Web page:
The 25 Year Plan for the Environment, published by Defra in January 2018, sets out ambitious, but much needed aspirations for the natural and built environment in England. The policy to embed an “‘environmental net gain’ principle for development, including housing and infrastructure”, requiring planning authorities to ensure net gains across their areas, is a great step-change in the right direction. That said, there are some concerns to be had when delving into the detail of the document. The population of phrases like “seek to” and “explore” add a degree of uncertainty around how these aspirations will be delivered.
For me, what is needed to make real change, and a better change for the environment, can be simply put – change, continuity, and financial commitment.
Firstly, change is needed in the way that government departments work together – bigger, better and joined up thinking about the natural environment across government departments is essential if we’re going to make significant positive changes to the environment. Key to this is consistent policy, messaging and application across departments, which is not just promoted by Defra but by other departments including the Treasury, Department for Transport, and Ministry of Housing, Communities and Local Government. For example, the theme of natural capital is found across the 2018 update of the Treasury Green Book, but this now needs to be applied in practice. There are leaders in industry, but we need a fair system with a new Environment Act and a strong organisation policing it.
Whilst we need change, we also need continuity. In a time of exciting new thinking, we need to recognise and build on what is already working, such as designated sites. Protected areas need to be “more, bigger, better and joined” (2010 Lawton Report), but the current network of statutory and non-statutory designated sites are essential as the starting point for landscape-scale thinking to deliver real benefits.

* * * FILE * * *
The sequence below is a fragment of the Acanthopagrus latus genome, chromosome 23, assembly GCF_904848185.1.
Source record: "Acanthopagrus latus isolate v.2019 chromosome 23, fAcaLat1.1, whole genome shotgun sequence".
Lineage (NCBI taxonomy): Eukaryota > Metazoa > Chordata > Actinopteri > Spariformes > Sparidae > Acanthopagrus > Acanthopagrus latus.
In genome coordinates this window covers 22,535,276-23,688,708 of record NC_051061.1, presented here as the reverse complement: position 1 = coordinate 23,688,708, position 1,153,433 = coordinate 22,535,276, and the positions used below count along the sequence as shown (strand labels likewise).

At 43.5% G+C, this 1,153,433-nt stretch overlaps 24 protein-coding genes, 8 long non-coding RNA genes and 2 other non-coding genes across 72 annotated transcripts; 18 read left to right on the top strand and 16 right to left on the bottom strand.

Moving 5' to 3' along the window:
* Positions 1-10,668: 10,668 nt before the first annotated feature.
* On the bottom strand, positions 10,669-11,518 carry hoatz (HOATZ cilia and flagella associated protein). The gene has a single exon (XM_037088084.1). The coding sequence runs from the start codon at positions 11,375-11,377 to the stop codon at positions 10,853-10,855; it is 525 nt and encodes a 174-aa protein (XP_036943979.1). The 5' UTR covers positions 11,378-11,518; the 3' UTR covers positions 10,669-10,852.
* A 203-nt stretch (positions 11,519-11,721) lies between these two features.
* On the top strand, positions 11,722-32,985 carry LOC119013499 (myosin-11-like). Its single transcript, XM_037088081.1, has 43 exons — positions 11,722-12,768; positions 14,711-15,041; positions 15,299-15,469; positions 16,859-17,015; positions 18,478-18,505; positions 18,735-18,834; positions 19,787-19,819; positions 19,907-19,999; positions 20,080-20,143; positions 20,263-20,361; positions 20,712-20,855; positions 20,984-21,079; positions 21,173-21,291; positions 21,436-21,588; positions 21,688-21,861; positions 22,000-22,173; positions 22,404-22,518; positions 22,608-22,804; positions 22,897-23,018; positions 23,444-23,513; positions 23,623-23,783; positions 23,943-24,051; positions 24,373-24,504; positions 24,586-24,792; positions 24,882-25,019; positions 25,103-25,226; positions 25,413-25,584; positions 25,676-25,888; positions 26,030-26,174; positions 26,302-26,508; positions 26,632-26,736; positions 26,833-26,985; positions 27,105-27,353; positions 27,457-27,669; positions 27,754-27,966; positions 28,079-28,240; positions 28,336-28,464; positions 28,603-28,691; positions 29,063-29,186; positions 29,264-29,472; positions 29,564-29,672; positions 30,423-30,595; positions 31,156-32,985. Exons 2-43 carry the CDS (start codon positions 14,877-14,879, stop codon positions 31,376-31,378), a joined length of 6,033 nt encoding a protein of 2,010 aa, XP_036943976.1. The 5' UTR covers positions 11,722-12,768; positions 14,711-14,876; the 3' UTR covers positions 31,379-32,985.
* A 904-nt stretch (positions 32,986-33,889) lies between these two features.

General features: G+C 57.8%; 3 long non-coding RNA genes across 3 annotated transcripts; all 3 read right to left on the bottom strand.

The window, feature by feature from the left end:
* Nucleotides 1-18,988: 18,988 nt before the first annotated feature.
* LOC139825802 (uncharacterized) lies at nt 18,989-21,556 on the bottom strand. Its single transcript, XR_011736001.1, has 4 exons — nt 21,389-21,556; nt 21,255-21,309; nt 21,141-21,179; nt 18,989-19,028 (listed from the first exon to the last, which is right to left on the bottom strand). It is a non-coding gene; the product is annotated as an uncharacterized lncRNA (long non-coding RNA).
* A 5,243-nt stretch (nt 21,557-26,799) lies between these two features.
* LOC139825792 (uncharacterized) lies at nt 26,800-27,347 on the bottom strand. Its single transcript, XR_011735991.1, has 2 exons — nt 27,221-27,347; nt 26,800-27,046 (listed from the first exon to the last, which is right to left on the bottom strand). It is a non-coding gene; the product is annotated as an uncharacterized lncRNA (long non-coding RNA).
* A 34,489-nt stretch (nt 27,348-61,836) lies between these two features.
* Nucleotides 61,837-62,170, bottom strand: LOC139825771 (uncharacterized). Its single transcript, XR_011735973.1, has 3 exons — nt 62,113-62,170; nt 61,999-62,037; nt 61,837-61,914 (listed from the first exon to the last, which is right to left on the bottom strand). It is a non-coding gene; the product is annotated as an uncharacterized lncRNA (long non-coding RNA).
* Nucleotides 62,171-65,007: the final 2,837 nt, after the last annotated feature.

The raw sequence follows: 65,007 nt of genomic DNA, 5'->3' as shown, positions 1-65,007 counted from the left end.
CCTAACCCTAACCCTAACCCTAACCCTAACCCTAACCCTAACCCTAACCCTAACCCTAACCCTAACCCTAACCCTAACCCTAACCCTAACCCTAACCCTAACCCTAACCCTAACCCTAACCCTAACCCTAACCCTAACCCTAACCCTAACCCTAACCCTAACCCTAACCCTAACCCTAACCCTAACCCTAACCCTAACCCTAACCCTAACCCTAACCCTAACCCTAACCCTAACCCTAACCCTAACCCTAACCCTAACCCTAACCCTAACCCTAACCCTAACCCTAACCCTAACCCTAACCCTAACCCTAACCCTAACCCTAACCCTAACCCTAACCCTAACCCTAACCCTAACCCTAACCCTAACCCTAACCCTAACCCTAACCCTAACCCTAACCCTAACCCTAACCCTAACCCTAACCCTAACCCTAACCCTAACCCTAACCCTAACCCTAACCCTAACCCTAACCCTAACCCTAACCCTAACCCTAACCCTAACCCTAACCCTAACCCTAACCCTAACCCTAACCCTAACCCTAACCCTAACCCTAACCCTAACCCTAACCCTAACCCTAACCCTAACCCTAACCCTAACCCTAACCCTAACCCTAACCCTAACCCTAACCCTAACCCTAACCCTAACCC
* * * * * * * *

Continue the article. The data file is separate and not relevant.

We also need to maintain geographic continuity across the UK – with wildlife, water, air, soil and pollution crossing borders, a coherent approach needs to be taken. With this in mind, organisations like the role currently provided by the Joint Nature Conservancy Council for wildlife will become increasingly important.
We can look at the current finances for nature conservation in the UK and see losses, such as those driven by austerity policies, but we can also see gains such as the Heritage Lottery Fund. However, behind these losses and gains we must not lose sight of the starting point of these funding changes. The reality is that we are not looking back at a time when there was enough investment in our natural capital and trying to get back to past funding levels, we are looking at a situation where investment has been insufficient and much more is needed.
On the positive side, we now have the tools to demonstrate many of the environmental benefits to the economy and society, not just the altruistic reasons for investment in protecting and enhancing natural areas. Whilst there is some clever thinking on new funding streams, which should be applauded, we must not be complacent and think that this will be sufficient to slow or reverse the decline in our natural capital.
Can this work?
I have been fortunate enough to be part of some of Atkins’ ground-breaking projects in this area. Examples include Camley Street Natural Park, where our ecosystem services valuation helped unlock new funding, and Medmerry, where our study showed that traditional flood management cost benefit analysis hugely underestimated the benefits of a project. So, the answer is yes, applied with care, natural capital thinking can make a positive difference for people and nature.
About the Author: Claire Wansbury (FCIEEM CEcol CMLI CEnv) is an Associate Director of Ecology at SNC-Lavalin’s Atkins business. Claire has over twenty-five years experience as a professional ecologist. She advises on mitigation and enhancement relating to habitats and species, general biodiversity, and on valuing natural capital and the ecosystem services it provides. She is currently chairing the Project Steering Group for CIRIA’s practical guide to biodiversity net gain.